Fitbit Sense review: Your new best friend in health, fitness, and beyond

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I’ve spent some time with the new Fitbit Sense on my wrist, and after wearing it for weeks, I’m ready to lay down everything that I love about it and list down the things that I think Fitbit can still work on to improve the product. 

First, the good news: whether you’re moving around or staying at home, there are lots of things to love about this Fitbit smartwatch. In fact, if you think wearing a watch at home is such a hassle, you’ll find that you’ll get more incentive and benefits from wearing one especially if you work or study from home.

What’s there to love?

What immediately stands out with the Sense is its nice and sleek look. It has straps that you can change with a click in seconds and I can choose from a plethora of clock faces. The AMOLED screen helps make the colors stand out.

One of the things I look for in a smartwatch is if it has voice assistant capabilities, because it’s gotta be designed make my life easier, right? And with the Fitbit Sense, I can sync it with Google Assistant or Alexa, and have some tasks—such as setting alarms, sending messages, and Googling random stuff—taken care of. 

And this is exactly why the Fitbit Sense makes for a perfect work-from-home companion. Using a Pomodoro timer technique when you’re working? Just say, “Hey Google, set an alarm for 30 minutes.” Working on a craft project and then you receive a text? Dictate your message even with your hands full. Cooking or baking? Ask Google Assistant to convert 1 cup into tablespoon, or 180 Celsius to Farenheit. 

I also love that I can answer calls directly on the Sense since it’s fitted with a speaker and microphone. When receiving a text, you can also dictate replies to messages directly on the watch.

Before, reminders like “drink your water” or “move to reach 100 steps” sounded mundane. However, if you’re confined to your desk most of the day, these little reminders help set you up for a better work-life balance. 

On top of its usual capabilities, it also syncs with some of my favorite apps like Spotify, The New York Times, Flipboard, Calculator, and even Starbucks. You can also install some games—because, why not? Everything is better with games!

And of course, the biggest draw of the Fitbit Sense is in its health tracking features. It’s the first Fitbit with an onboard ECG app, which can produce a single-lead electrocardiogram read in just 30 seconds. It also has a skin temperature sensor so you can check your temperature any time of the day.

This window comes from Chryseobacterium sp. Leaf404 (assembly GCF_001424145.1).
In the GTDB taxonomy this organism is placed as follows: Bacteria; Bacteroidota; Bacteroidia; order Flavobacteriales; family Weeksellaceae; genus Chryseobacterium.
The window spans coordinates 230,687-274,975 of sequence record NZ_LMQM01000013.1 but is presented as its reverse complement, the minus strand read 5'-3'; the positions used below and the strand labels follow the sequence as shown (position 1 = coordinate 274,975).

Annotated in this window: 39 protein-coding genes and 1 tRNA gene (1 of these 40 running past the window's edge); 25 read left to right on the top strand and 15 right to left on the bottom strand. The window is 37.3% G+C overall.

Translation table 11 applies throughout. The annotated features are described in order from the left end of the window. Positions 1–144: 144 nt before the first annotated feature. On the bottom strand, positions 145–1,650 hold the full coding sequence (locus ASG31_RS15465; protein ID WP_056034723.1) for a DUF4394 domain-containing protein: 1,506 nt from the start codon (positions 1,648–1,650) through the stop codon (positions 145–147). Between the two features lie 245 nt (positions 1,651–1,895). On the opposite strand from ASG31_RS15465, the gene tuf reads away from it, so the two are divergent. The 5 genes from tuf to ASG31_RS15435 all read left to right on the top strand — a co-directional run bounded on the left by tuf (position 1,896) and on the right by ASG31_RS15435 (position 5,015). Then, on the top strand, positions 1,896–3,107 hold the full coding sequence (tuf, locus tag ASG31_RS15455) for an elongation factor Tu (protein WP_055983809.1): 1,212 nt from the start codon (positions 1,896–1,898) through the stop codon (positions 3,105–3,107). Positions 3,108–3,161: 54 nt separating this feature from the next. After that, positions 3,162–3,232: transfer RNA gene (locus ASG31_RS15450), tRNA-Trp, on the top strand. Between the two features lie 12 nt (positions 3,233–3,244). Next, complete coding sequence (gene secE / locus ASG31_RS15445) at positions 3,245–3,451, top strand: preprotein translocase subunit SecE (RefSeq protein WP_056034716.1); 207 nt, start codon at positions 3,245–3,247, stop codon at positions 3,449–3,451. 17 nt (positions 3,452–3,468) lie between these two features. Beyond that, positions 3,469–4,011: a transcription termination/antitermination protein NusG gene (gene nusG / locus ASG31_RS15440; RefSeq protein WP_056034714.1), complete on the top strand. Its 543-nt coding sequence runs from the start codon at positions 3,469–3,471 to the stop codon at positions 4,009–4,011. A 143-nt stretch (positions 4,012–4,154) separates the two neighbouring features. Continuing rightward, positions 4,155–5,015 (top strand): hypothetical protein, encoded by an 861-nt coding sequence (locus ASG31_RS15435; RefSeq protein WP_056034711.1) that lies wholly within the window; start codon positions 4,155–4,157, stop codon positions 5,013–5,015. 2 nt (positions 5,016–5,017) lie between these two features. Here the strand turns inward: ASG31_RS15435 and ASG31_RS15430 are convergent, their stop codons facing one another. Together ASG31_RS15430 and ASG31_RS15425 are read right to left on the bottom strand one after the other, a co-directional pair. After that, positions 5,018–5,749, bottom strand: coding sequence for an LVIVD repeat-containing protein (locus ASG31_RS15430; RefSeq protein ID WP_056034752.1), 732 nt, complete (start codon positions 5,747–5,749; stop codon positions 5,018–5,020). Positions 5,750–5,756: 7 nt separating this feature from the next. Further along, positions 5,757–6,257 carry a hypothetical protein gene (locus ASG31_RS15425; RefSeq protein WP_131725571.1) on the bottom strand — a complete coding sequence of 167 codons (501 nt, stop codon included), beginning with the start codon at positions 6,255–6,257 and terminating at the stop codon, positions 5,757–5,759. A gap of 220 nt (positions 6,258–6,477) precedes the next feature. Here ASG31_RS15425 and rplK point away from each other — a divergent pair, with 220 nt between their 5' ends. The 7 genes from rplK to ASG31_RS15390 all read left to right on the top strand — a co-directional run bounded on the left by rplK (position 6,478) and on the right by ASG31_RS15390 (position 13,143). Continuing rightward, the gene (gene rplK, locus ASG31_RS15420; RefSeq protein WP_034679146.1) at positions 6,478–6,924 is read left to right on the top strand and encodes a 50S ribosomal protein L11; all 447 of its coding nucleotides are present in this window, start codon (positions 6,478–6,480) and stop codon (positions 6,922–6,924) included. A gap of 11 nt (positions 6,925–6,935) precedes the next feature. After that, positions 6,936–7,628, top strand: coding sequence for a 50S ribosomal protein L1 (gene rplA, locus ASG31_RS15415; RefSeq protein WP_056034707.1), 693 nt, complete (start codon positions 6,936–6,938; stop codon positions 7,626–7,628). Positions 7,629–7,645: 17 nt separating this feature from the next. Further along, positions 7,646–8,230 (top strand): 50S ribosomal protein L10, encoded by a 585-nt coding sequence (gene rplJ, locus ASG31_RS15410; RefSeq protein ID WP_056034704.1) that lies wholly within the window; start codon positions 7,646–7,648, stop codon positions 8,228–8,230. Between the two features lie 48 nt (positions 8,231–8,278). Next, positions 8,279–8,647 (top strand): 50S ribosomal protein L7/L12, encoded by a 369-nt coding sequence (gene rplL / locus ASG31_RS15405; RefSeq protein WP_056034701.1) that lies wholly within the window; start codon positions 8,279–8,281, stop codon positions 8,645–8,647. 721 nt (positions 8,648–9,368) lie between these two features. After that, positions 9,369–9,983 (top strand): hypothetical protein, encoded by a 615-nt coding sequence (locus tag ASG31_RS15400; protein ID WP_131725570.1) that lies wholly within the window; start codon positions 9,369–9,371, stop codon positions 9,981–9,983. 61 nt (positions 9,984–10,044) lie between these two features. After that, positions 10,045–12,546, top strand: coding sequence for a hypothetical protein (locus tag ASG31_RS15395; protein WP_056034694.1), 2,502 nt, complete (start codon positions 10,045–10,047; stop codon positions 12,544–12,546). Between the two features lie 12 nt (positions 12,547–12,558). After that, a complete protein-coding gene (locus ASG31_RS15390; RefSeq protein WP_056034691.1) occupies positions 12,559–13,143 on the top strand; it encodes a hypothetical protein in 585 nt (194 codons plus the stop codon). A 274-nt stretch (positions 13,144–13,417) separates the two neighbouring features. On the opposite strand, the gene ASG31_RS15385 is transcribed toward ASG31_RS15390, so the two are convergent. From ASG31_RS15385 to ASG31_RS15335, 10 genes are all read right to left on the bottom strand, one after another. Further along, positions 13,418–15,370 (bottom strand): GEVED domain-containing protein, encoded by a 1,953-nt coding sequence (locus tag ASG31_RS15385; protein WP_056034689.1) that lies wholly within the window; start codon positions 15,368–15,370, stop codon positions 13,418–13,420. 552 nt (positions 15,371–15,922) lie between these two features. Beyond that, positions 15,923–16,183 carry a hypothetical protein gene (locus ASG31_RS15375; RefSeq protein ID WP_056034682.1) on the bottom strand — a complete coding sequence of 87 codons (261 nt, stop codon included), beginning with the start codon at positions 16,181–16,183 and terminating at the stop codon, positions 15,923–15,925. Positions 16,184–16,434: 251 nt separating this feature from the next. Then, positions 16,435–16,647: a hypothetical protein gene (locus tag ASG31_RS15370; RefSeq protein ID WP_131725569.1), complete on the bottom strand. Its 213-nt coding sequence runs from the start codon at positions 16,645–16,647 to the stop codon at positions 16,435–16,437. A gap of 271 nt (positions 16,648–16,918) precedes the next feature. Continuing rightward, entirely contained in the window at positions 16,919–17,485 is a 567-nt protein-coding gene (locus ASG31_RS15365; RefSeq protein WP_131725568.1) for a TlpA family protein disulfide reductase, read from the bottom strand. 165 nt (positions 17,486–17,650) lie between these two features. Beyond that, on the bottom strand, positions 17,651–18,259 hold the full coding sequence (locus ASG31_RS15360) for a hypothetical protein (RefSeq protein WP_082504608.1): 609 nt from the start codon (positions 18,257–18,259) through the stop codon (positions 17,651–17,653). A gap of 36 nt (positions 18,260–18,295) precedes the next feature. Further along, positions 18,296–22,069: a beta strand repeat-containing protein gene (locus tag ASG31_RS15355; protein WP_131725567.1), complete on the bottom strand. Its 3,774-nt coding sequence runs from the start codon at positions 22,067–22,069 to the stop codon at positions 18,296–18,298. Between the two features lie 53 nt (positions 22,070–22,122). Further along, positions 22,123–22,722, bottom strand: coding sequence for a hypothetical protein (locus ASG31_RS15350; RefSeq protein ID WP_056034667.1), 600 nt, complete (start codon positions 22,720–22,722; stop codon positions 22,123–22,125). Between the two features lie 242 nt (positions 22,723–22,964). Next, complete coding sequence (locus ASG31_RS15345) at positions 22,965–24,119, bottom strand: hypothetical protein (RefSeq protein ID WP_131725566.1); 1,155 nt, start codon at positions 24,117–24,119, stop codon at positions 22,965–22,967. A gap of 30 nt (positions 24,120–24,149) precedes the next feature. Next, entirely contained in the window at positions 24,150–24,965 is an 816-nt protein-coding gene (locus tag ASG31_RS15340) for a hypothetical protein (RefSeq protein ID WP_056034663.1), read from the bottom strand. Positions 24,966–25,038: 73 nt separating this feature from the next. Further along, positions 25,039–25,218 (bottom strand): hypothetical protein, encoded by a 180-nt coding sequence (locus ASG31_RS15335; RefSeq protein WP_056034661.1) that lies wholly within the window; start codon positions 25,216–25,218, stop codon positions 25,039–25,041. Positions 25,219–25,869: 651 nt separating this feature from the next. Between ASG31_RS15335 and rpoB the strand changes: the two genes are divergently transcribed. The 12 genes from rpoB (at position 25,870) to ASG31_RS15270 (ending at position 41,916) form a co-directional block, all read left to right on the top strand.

The Fitbit Sense proved itself to be a great exercise companion. Just tap on your exercise and you’re good to go. It has a wide variety of exercises such as pilates, yoga, bootcamp, kickboxing, and tennis, to help you keep track of your exercise and progress. If you do cardio workouts, it’s best to keep track of your fat burn with your heart rate, and this is where the Sense’s improved PurePulse 2.0 heart rate tracker comes handy. 

Don’t worry if you’re afraid that all of these features might drain the battery immediately, because the watch supports fast charging that can give you up to 80% juice in just 10 minutes. By the way, Fitbit updated the charging mechanism on this smartwatch, so no more clamp-style charging; only smooth magnetic charging.

Points for improvement

While the Fitbit Sense sounds like a dream, there’s still room for improvement.

For one, while you can install the Spotify app on the device, you can only use the watch to control the app, not to store music. So, if you decide to go on a run or hit the gym, you still have to keep your phone close to you so you can play some tunes.

The watch prides itself in the fact that it can help you monitor and regulate your stress levels with the EDA Scan App and Sp02 Oxygen Saturation Monitor. These monitors can track the level of oxygen in your blood and detect changes in your skin, which may indicate your body’s response to stress. However, it’s still unclear how you can use or interpret the data that you get.

Buying the Fitbit Sense will also get you a 90-day free trial of Fitbit Premium, which is supposed to give you access to more health metrics, guided programs, personalized action plans to meet your health goals, and 1-on-1 coaching. However, we find that Fitbit is stretching it a bit by slapping a subscription fee on top of an already pretty pricey product. 

Speed says

The Fitbit Sense (P19,940) is a stylish smartwatch with lots features and sensors. This nifty gadget will make you much more goal-oriented with your regular tasks, health, and fitness. It’s great to have, especially if you want to keep your health in check these days with the pandemic going on. 

Words and photos by Jovi Figueroa

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